WikiLeaks Condemned For Sony Pictures Email Publication

‘Its just not cricket’. WikiLeaks slated for publishing hacked Sony Pictures documents

WikiLeaks has controversially published more than 30,000 documents obtained by hackers in a highly damaging cyber attack against Sony Pictures Entertainment late last year.

The move has drawn swift reaction from the Hollywood film studio, which “strongly condemned” the move by WikiLeaks.

Public Interest?

On Thursday, WikiLeaks published 30,287 documents and 173,132 emails belonging to Sony Pictures. But the move is controversial, as the documents were obtained by hackers, allegedly from North Korea, who hacked into the computers systems belonging to Sony Pictures Entertainment last November.

The hack led to the leak of unreleased films, as well as the publication of embarrassing internal documents and emails, including the salary details of top executives and personal information on Hollywood celebrities.

WikiLeaks defended its decision to publish the material, saying it believed the documents belonged in the public domain.

julian_assange_2010-front1“This archive shows the inner workings of an influential multinational corporation,” WikiLeaks founder Julian Assange was quoted as saying in a statement. “It is newsworthy and at the centre of a geo-political conflict.”

But Sony Pictures was less than impressed by the WikiLeak move.

“The cyber-attack on Sony Pictures was a malicious criminal act, and we strongly condemn the indexing of stolen employee and other private and privileged information on WikiLeaks,” it was quoted by Reuters as saying in a statement.

Sony Pictures reportedly said it “will continue to fight for the safety, security, and privacy of our company.”

Legal Action

Sony Pictures has previously threatened to sue Twitter if it didn’t suspend the accounts which contain links to its hacked emails.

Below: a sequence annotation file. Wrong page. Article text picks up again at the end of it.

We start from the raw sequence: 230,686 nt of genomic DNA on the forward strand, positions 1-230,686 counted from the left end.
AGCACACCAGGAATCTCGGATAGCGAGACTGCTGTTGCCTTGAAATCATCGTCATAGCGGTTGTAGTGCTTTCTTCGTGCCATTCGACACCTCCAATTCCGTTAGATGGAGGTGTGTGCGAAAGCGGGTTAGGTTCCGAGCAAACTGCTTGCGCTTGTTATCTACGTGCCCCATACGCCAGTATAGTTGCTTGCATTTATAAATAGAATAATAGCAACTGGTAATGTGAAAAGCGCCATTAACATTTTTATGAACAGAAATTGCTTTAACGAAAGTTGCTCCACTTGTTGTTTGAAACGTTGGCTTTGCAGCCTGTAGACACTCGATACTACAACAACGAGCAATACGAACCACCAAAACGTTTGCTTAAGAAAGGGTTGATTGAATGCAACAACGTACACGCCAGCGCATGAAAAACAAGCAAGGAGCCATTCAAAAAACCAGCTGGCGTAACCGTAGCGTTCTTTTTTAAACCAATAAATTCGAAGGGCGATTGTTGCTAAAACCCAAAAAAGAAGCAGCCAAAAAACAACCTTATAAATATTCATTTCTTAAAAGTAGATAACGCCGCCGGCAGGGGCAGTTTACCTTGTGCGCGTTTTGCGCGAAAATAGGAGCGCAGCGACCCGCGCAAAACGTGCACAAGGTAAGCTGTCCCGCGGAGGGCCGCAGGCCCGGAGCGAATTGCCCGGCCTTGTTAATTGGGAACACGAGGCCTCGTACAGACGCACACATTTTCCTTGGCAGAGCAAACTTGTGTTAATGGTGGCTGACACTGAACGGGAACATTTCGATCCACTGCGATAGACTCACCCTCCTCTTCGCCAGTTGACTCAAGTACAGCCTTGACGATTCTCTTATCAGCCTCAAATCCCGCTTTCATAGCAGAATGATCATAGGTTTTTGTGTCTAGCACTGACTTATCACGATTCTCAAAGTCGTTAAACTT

It remains to be seen whether it now opts to pursue legal action against WikiLeaks.

The United States has publicly blamed the hack on Sony Pictures on North Korea, which happened just as it prepared to release “The Interview”, a comedy about a fictional plot to assassinate North Korean leader Kim Jong Un.

The hackers later threatened attacks upon cinemas who released the film, and as a result most major cinema chains declined to screen the film, forcing Sony to pull the film, a decision that Hollywood stars and President Obama condemned. Following that, Sony released the film in a small number of independent cinemas and it was also distributed online by Sony, Microsoft, Google and Apple.

At the time, President Obama vowed that the United States would “respond proportionately” to the Sony hack, and indeed, the Internet in North Korea experienced a significant outage in December, apparently in retaliation for the attack.

Despite some doubts from security experts, the director of the FBI said he was very confident that North Korea was behind the hack as the hackers had been identified quickly because they “got sloppy”.

The head of the US National Security Agency (NSA) also backed the FBI after its own analysis also identified North Korea as the chief culprit.

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